A new way back for Irish emigrants
It is gratifying to see tangible upturns in the activity of native Irish industry, notably among smaller manufacturing enterprises that form part of the essential fabric of many thousands of our local communities. The latest unemployment figures reflect this, while the ESRI has noted it is also beginning to have a positive impact on emigration.
The backdrop is stark. As a letter writer to The Irish Times noted earlier this month, of the past 10 decades of our independence, “eight have been marked by mass unemployment and mass emigration”. Almost 400,000 have left since 2008.
The latest ESRI estimate underlines this too; some 78,000 people are predicted to leave the country in the year to April 2014. While it is a significant decline compared to recent years, that statistic alone encapsulates the scale of departure; a mass social wrenching from the State - and separate to associated personal traumas for those who felt they had no option but to go, and for their extended families and friends at home for whom January is a quiet, sad month.
A great many were the natural “replenishers” of the economy but felt there was no other option but to leave if meaningful employment and a quality of life were to be found. And yet it has been a hugely empowering experience for tens of thousands of people once “the shock of the new” was overcome as reflected in words of those who contribute to the Generation Emigration section on the irishtimes.com website.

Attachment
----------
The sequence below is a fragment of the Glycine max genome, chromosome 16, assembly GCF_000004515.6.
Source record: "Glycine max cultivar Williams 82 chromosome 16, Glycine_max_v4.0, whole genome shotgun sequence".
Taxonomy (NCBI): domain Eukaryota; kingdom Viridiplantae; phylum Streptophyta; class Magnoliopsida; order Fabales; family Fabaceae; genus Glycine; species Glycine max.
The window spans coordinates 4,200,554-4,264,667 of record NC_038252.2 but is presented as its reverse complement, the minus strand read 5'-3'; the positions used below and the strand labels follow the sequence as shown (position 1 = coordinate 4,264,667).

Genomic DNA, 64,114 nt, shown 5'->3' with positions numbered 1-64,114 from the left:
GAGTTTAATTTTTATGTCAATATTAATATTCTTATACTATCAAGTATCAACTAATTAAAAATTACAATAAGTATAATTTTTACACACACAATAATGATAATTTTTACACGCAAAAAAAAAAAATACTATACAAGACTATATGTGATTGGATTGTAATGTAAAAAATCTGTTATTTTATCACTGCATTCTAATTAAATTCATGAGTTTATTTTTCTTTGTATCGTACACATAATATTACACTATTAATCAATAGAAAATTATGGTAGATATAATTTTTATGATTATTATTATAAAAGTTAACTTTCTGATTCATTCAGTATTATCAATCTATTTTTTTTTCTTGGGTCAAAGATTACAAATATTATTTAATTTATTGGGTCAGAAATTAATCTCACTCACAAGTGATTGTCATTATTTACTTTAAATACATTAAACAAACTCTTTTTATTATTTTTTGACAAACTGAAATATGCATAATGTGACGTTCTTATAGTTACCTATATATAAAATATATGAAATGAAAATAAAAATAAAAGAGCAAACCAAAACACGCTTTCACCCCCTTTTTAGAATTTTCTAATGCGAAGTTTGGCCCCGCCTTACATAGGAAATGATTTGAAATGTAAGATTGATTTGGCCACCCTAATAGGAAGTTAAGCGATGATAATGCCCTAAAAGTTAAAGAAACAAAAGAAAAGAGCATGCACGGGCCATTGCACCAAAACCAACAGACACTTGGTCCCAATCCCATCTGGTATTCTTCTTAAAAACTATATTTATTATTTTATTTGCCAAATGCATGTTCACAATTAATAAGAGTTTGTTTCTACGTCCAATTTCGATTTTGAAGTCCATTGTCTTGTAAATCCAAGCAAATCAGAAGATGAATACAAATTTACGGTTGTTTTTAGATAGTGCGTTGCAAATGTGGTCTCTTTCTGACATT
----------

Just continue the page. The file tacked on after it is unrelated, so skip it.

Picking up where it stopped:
The reality nonetheless is that leaving for most people was prompted in all probability by uncompromising economic duress, and they wish to return home as soon as is practicable - though their lives and skills in a great many instances are being enriched by working abroad. If we are moving into the “recovery phase”, post deep recession and bailout, now is the time for not only the Government, but also cities, towns, business groups and community organisations to plan for the return over the next decade of those who wish to be part of their own place; on Irish soil.
The Clare priest and community activist Fr Harry Bohan in a recent interview with the Irish Examiner suggested “the kind of things that brought us into the era of the Celtic Tiger will not work into the future” if communities are to be re-built and made sustainable. In that vein, the Irish economy needs to reverse the flow with radicalism that is opposite to the free-marketing thinking of the boom that fostered “an economy of exclusion and inequality” to borrow the words of Pope Francis.
This approach should encapsulate the provision of supports that enhance employment - especially jobs that sustain families - a favourable tax regime for those returning home, and incentives that fire-up local enterprise. And this must happen not just in obvious urban centres but also in the smallest villages across the island of Ireland that are now better positioned to counter remoteness through broadband and better roads; one good legacy from our recent traumatic past.